Avalon Calling: The Arthurian Myth In Pop, Goth And Metal
Rocks Off got a press release the other day extolling the upcoming sixth studio album by metal band Anaal Nathrakh. We had no idea what the hell it was, and thought it was one of those weirdly-spelled porn spams we seem to get so much.
Luckily, our editor knew that "Anaal Nathrakh" was the first two words in Merlin's Charm of Making from the movie Excalibur. In the film, Merlin uses the charm to turn King Arthur's dad, Uther Pendragon, into the likeness of the Duke of Cornwall, with whose wife he wanted to make two and a half minutes of squishy noises.
The charm itself... is pretty much just gibberish based on Old Irish. If you really work at it, according to linguist Michael Everson, it translates as:
Charm of death and life
Thy omen of making.
That's if you follow the script, although the phonetics they use in the film are as bad as a Klingon speaker tackling Tolkien's Elvish. Wow... there may not be a single person reading this that would believe at this point that we've ever had the tiniest bit of sex.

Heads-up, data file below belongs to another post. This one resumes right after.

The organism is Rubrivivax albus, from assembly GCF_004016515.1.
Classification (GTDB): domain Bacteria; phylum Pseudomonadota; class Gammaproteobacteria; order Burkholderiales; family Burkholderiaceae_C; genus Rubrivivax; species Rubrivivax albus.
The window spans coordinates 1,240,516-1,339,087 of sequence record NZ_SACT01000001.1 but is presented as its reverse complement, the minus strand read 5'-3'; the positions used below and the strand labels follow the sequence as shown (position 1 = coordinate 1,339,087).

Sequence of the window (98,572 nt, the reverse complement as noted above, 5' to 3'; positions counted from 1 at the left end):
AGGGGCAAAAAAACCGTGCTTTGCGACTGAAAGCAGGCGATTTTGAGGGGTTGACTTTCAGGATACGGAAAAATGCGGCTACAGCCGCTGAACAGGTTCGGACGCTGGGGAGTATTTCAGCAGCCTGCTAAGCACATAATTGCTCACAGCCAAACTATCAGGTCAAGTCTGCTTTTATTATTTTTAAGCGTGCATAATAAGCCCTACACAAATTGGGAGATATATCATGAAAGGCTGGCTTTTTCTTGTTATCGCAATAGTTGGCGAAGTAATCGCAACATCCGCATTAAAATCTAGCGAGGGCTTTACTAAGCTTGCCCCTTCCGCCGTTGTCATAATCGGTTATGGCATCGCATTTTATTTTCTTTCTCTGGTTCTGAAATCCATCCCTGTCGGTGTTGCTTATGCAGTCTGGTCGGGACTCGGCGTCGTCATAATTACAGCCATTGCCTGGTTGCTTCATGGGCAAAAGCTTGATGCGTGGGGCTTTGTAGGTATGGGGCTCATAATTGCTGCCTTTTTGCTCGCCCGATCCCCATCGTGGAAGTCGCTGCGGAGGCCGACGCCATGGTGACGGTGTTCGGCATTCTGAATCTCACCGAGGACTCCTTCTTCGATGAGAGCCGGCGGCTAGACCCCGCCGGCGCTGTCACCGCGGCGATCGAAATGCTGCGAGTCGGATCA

The immortal tale of King Arthur has fascinated us since we were little, after we got our hands on a VHS of a cartoon called Young King Arthur. This show has, as far as we can tell, has gone to pop-culture heaven and no longer exists. The legend combines all the greatest aspects of adventure and romance, so it's no surprise that the mythology has contributed greatly to modern song.
There have been a lot. Two award-winning Broadway musicals, Camelot and Monty Python's Spamalot have been based on King Arthur. Hard rocker Gary Hughes dedicated two whole albums, The Once and Future King Pts. I and II, to Arthur.
One of our favorite tributes is Iron Maiden singer Bruce Dickinson's song "Return of the King" from his 1998 solo album The Chemical Wedding. The song deals with one of the most potent and enduring aspects of Arthur's kingship; namely, that he is destined to return to rule England in its darkest hour.